Sixteen-year-old Lana Morris wishes her life were different. She wishes Veronica Winters, her Ice Queen of a foster mother, would leave her alone. She wishes K.C. and Trina and Spink – the only teens around, not counting the “special needs” kids in the Winters house – would let her into their creepy little club.
Then Lana stumbles into Miss Hekkity’s mysterious antique shop and trades her most valued possession for a single box of paper: thirteen thick, pink-flecked sheets enclosed in a black leather case. Thirteen blank pages…like thirteen wishes waiting to be made. As soon as Lana’s charcoal pencil meets the paper, strange events begin to unfold – whatever she draws seems to happen, and whatever she erases comes undone. But just as Lana starts to think she might actually have the power to change things, a carefully drawn wish threatens to harm those she loves the most.
Award-winning authors Laura and Tom McNeal weave a warmhearted and suspenseful story about the power – and danger – of a wish.
AUTHOR: LAURA AND TOM MCNEAL
Laura Rhoton McNeal is a graduate of Brigham Young University with a master’s degree in fiction writing from Syracuse University. She taught middle school and high school English before becoming a novelist and a journalist.
Tom McNeal graduated from the University of California, Berkeley, and was a Wallace Steuger Fellow and Jones Lecturer at Stanford University. His prizewinning stories have been widely anthologized, and his novel Goodnight, Nebraska won the James A. Michiner Memorial Prize and the California Book Award for Fiction.
Together, Laura and Tom McNeal are the authors of Crooked, winner of the California Book Award for Juvenile Literature and an ALA Top Ten Best Books for Young Adults; Zipped, winner of the PEN Center USA Literary Award for Children’s Literature, and Crushed. The McNeals live in Fallbrook, California, with their two sons, Sam and Hank.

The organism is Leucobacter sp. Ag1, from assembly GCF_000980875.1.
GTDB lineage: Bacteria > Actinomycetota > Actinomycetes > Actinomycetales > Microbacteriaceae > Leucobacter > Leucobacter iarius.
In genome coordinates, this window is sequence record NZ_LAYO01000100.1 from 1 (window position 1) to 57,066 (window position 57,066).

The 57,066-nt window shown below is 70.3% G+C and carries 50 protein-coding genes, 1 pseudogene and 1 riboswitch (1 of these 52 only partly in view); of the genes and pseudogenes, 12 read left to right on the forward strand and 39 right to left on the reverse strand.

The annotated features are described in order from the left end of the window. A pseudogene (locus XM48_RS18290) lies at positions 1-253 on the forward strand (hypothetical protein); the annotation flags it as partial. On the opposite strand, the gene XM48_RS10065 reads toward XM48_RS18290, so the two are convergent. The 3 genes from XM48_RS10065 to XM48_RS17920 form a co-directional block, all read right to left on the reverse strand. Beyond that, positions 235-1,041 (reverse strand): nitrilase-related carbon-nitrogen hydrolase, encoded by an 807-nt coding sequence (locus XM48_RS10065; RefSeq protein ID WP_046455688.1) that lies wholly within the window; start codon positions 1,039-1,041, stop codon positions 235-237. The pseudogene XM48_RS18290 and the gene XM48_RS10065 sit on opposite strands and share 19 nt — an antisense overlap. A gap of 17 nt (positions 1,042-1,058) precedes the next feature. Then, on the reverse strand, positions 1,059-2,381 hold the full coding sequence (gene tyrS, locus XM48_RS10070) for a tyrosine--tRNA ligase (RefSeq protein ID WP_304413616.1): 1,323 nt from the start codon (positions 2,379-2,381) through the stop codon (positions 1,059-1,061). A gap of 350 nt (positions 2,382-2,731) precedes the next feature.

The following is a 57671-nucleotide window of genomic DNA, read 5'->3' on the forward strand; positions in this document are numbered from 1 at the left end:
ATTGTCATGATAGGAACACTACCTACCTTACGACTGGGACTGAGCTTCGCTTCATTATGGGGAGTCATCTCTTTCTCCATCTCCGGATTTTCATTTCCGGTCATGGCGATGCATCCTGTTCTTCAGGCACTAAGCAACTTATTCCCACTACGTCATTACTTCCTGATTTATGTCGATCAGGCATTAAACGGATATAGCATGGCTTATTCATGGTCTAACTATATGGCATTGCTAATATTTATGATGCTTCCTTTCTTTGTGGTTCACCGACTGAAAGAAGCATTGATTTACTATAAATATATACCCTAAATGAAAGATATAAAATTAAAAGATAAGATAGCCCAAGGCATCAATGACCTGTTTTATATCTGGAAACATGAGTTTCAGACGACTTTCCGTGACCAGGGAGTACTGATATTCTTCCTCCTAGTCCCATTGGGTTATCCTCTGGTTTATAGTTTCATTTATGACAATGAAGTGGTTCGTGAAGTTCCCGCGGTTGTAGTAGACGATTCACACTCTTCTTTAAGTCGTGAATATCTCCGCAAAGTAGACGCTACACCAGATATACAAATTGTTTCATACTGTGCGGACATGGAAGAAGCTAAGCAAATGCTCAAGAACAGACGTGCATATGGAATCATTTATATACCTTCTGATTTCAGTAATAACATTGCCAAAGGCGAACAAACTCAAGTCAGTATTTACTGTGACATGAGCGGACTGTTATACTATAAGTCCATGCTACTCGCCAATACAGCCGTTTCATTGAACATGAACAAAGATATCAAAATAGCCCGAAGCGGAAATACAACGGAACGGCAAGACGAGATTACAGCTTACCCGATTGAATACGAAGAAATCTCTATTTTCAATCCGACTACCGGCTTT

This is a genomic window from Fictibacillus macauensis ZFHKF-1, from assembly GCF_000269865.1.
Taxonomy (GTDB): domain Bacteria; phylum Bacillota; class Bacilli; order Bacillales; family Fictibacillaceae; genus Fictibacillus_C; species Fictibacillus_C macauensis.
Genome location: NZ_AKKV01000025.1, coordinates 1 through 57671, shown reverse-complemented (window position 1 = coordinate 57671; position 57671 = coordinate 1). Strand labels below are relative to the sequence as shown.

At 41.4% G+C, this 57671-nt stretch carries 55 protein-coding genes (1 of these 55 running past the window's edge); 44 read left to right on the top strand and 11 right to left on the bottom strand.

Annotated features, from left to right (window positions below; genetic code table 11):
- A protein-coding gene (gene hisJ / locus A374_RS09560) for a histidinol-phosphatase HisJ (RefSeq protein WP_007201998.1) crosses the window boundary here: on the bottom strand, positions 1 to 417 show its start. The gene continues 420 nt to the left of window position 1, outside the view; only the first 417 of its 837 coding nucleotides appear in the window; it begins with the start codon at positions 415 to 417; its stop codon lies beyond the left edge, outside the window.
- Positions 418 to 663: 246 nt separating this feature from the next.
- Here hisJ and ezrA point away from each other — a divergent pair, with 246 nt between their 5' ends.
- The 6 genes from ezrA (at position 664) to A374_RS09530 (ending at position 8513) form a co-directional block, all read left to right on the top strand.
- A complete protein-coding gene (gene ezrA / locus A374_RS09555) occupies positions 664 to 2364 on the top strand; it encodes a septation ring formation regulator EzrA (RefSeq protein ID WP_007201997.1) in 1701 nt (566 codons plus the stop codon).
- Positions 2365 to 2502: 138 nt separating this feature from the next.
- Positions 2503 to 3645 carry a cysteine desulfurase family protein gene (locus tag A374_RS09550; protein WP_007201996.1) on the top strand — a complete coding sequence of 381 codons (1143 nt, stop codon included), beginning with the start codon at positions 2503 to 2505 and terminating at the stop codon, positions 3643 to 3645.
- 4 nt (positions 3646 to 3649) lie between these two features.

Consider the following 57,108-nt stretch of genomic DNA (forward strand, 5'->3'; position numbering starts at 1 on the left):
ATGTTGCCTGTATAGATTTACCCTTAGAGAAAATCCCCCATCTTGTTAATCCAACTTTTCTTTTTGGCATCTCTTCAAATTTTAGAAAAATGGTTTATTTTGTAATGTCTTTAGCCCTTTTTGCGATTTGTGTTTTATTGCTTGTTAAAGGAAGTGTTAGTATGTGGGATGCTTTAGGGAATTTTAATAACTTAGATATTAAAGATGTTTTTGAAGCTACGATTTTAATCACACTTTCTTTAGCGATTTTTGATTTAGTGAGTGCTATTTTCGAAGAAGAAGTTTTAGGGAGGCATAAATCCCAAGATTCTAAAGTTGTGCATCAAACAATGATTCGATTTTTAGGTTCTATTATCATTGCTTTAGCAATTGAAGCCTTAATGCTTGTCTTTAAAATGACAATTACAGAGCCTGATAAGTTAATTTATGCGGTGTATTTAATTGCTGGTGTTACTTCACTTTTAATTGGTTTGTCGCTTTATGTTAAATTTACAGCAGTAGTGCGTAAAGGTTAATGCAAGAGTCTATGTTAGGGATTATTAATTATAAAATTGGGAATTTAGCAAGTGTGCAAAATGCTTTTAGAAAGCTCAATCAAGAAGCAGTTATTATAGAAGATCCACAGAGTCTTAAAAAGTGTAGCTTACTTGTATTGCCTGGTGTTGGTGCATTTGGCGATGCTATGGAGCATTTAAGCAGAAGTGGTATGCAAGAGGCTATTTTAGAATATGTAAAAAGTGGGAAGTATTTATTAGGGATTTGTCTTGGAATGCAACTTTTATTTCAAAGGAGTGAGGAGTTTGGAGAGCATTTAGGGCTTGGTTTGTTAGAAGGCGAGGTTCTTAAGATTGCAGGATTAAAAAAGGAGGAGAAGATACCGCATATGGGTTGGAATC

To learn more about the authors and their books, please visit http://www.mcnealbooks.com.
- Lana Morris as seen in the front cover looks like Anna Paquin. Get this: Morris also has a gap tooth that fits a dime.
- Foster parents as bad as Veronica has a special place in hell.
- Sure. Lana should end up with her next-door neighbor/podcaster/hero but she has better connection with her foster father. That kiss. So nice. Inappropriate bordering on illegal but still nice.
- Tilly is the best character. She comes across as an adorable special needs child still capable of understanding situations and making correct decisions. Lana is in good hands as long as she has this pink fan as a confidante.
- The Decoding of Lana Morris is a different kind of YA read. It retains the usual elements of teen angst and love angles but allocates significant space discussing special needs children and foster homes. It is a simple but substantial tale of understanding – or in this case – decoding the more important things in life.